Miss Cuddlywumps Reviews Some Feline Genetic Data
Humans have long taken cats from place
to place on ships. This is a cat named Convoy
sleeping in his little hammock on board
HMS Hermione in 1941.
Photo by Beadell, S J (Lt), Royal Navy
official photographer [Public domain],
via Wikimedia Commons.
We cats like to think that we are our own masters and create our own destinies. But in truth, throughout our history you humans have moved us from place to place all around the world (and often on ships). More recently, you have purposely bred some of us to have a certain type of coat or color. I have recently been informed that traces of this history have been found in our DNA.
I refer to a 2007 study* of DNA from purebred and “random-bred” felines from all over the world. According to this study, a cat is a cat no matter where in the world the cat lives or what breed she is. But… cats from different places do have some regional genetic differences. An Asian cat is not quite the same as a Western European cat, a Mediterranean cat, or an East African cat.
What does any of this have to do with cat history? Well, our feline DNA contains clues about how you humans have moved us around in the past. For example:
- American cats are genetically pretty much the same as Western European cats. The cats traveled from Europe on colonists’ ships and established their own sort of colonies in America. Apparently there has not been enough time yet for American cats to become distinct from their European ancestors.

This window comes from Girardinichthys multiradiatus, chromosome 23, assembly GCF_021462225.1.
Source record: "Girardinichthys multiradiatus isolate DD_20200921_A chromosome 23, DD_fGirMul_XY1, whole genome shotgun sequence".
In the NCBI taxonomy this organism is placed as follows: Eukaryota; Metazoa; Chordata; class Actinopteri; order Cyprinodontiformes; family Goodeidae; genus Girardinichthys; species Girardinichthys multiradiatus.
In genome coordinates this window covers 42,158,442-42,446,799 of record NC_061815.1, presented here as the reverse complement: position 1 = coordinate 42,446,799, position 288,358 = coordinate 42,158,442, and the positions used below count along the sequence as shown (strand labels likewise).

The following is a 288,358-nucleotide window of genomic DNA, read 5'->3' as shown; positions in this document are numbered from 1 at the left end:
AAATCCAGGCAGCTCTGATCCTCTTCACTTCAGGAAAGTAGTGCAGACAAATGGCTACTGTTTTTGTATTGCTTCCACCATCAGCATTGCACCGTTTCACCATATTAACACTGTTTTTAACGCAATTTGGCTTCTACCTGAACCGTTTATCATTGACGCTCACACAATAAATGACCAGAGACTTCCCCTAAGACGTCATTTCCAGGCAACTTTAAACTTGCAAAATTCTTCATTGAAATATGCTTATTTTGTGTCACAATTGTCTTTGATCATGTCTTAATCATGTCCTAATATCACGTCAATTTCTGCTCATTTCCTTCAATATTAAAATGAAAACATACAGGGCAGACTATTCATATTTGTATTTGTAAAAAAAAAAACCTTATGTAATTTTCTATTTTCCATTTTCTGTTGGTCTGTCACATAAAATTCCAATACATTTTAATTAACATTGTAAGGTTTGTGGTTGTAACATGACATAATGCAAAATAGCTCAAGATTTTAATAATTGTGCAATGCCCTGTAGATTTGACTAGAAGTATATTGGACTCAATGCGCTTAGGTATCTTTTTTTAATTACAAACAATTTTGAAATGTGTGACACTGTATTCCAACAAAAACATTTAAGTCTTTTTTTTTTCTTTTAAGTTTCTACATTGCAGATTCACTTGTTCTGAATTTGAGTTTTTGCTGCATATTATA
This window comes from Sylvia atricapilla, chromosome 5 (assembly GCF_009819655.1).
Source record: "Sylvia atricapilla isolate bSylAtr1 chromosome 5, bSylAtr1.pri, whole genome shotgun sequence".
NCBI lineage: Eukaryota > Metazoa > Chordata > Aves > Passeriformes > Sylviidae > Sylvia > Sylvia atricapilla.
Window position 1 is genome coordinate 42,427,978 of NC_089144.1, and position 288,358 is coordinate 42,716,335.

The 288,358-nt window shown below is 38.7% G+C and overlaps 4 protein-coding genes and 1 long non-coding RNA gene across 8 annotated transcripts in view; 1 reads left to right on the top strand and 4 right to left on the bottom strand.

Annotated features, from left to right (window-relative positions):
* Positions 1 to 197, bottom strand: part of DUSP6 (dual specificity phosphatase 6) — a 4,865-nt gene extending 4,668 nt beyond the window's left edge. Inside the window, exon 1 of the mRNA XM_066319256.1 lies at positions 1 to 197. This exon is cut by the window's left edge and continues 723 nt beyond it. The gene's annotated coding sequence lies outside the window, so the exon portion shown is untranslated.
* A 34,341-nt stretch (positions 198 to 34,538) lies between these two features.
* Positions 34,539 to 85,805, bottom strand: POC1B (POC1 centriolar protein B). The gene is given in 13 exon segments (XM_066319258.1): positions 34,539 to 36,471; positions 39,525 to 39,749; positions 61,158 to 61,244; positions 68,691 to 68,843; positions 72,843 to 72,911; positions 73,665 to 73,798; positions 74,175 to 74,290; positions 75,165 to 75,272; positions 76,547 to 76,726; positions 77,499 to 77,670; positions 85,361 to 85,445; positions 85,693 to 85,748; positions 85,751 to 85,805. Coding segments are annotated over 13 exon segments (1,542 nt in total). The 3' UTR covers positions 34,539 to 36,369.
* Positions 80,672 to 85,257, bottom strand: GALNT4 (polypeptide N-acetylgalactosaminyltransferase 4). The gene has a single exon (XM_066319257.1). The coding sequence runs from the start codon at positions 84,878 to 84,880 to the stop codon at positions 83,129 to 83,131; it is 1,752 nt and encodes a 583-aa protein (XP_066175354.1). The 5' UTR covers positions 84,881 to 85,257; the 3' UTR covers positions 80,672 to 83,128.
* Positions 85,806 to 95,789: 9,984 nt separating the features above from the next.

- Cats from Italy and Tunisia (in North Africa) are a mix of Western European and Mediterranean cats. This probably reflects the historic trading contacts between Tunisia and Western Europe. Ancient Carthage, a city in what is now Tunisia, was once a major port and center of trade. Ships sailing in and out of Carthage carried cats to control rats and mice, and sometimes those cats “jumped ship” in foreign ports.
- Asian cats are genetically distinct from all other groups. This probably means that “domestic cats reached the Far East relatively early, followed by a long period of relative isolation” (p. 17). The early contact followed by isolation could indicate changes in trade relations between regions. When humans were not trading between East and West, Asian cats could not meet up with cats from other places, and they developed into their own unique group.
So you see how tied up cat history is with human history, what with your habit of taking us with you wherever you go. And I have not even said anything yet about the cats you breed on purpose. Let’s save that for next week.